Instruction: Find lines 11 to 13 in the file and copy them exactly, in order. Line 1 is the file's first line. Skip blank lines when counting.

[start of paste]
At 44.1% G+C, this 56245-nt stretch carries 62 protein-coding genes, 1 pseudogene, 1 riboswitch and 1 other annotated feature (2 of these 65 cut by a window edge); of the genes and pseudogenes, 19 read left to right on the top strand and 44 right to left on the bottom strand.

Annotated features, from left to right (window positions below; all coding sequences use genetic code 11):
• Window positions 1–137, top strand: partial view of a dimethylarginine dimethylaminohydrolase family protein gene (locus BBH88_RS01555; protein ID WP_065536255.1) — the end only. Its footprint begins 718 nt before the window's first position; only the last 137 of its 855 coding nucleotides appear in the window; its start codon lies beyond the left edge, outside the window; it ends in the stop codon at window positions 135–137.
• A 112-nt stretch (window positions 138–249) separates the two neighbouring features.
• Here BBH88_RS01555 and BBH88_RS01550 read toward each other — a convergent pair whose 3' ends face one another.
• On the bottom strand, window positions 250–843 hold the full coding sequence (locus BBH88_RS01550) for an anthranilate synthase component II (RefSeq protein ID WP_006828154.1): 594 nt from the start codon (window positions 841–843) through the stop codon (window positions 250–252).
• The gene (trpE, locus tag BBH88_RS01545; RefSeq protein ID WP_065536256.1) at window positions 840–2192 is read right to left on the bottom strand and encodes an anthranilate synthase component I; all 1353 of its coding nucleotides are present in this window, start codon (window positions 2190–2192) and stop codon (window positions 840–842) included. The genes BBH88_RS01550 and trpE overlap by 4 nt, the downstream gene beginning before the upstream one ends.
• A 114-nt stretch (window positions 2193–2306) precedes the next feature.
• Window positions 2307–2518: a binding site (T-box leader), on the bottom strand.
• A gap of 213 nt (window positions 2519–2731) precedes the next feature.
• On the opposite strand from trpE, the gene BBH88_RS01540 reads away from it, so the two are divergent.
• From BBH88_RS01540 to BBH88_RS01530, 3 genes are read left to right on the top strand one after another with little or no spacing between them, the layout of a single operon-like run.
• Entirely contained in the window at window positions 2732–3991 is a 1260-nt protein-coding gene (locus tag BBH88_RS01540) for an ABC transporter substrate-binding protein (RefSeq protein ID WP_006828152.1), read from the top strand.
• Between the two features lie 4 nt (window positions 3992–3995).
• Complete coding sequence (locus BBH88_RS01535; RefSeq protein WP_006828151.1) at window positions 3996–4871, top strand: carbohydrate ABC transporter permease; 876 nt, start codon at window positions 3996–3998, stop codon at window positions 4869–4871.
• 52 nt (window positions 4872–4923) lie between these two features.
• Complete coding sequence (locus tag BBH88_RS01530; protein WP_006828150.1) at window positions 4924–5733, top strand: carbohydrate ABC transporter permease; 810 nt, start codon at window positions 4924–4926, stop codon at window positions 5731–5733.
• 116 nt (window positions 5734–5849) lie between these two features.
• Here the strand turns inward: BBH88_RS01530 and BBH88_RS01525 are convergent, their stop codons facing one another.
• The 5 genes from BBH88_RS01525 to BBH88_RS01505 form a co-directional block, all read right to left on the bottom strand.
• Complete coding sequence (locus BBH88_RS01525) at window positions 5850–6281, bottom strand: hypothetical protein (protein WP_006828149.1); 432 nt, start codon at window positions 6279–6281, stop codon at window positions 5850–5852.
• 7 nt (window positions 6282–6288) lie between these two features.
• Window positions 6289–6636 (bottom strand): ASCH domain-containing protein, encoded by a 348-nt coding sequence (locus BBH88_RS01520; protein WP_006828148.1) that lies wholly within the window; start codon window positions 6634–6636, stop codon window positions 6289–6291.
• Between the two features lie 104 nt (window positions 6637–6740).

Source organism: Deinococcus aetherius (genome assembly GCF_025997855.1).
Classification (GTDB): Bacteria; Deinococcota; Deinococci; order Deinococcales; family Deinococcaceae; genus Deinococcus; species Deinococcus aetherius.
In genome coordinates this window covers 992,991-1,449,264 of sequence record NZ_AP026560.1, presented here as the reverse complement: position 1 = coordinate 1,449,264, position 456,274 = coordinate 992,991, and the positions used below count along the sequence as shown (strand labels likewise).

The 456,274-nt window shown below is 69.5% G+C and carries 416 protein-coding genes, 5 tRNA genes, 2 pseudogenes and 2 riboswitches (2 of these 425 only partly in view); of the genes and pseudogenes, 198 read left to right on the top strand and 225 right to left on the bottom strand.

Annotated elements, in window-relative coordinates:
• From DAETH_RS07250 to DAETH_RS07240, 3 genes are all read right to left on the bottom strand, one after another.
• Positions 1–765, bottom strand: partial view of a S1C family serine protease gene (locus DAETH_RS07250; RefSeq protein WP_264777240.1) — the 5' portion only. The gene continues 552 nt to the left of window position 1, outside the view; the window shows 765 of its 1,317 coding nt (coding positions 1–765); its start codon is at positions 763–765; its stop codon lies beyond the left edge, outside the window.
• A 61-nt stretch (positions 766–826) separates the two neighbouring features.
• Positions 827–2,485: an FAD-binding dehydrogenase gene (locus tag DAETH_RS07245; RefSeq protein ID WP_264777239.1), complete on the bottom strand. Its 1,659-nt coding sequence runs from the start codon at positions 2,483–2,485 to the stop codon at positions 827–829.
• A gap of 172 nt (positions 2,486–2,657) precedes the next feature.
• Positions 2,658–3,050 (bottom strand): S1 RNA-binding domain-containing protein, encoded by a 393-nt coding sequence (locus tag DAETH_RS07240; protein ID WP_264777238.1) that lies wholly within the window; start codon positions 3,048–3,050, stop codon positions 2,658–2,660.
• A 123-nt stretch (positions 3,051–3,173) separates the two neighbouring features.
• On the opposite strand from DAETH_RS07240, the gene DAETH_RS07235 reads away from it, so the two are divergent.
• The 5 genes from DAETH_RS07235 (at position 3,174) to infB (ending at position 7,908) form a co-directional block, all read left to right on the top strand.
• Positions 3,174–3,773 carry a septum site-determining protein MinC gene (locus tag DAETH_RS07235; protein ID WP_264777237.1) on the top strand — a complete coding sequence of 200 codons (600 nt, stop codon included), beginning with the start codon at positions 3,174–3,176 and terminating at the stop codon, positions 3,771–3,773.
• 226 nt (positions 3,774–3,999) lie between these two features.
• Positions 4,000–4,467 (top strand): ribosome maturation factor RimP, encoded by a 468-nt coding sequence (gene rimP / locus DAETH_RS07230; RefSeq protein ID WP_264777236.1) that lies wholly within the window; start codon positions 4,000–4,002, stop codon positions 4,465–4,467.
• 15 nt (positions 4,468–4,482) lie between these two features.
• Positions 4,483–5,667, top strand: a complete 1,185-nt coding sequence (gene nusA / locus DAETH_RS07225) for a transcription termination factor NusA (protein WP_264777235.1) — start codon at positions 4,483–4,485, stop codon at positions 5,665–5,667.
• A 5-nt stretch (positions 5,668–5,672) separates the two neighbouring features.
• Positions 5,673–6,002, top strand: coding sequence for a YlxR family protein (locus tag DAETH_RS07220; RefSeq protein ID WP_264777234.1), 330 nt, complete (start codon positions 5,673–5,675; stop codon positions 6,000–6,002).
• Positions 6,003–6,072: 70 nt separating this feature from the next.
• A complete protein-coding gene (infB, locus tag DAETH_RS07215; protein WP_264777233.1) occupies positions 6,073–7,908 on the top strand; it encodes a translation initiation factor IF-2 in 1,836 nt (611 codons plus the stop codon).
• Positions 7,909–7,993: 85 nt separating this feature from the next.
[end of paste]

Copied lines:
• On the opposite strand from trpE, the gene BBH88_RS01540 reads away from it, so the two are divergent.
• From BBH88_RS01540 to BBH88_RS01530, 3 genes are read left to right on the top strand one after another with little or no spacing between them, the layout of a single operon-like run.
• Entirely contained in the window at window positions 2732–3991 is a 1260-nt protein-coding gene (locus tag BBH88_RS01540) for an ABC transporter substrate-binding protein (RefSeq protein ID WP_006828152.1), read from the top strand.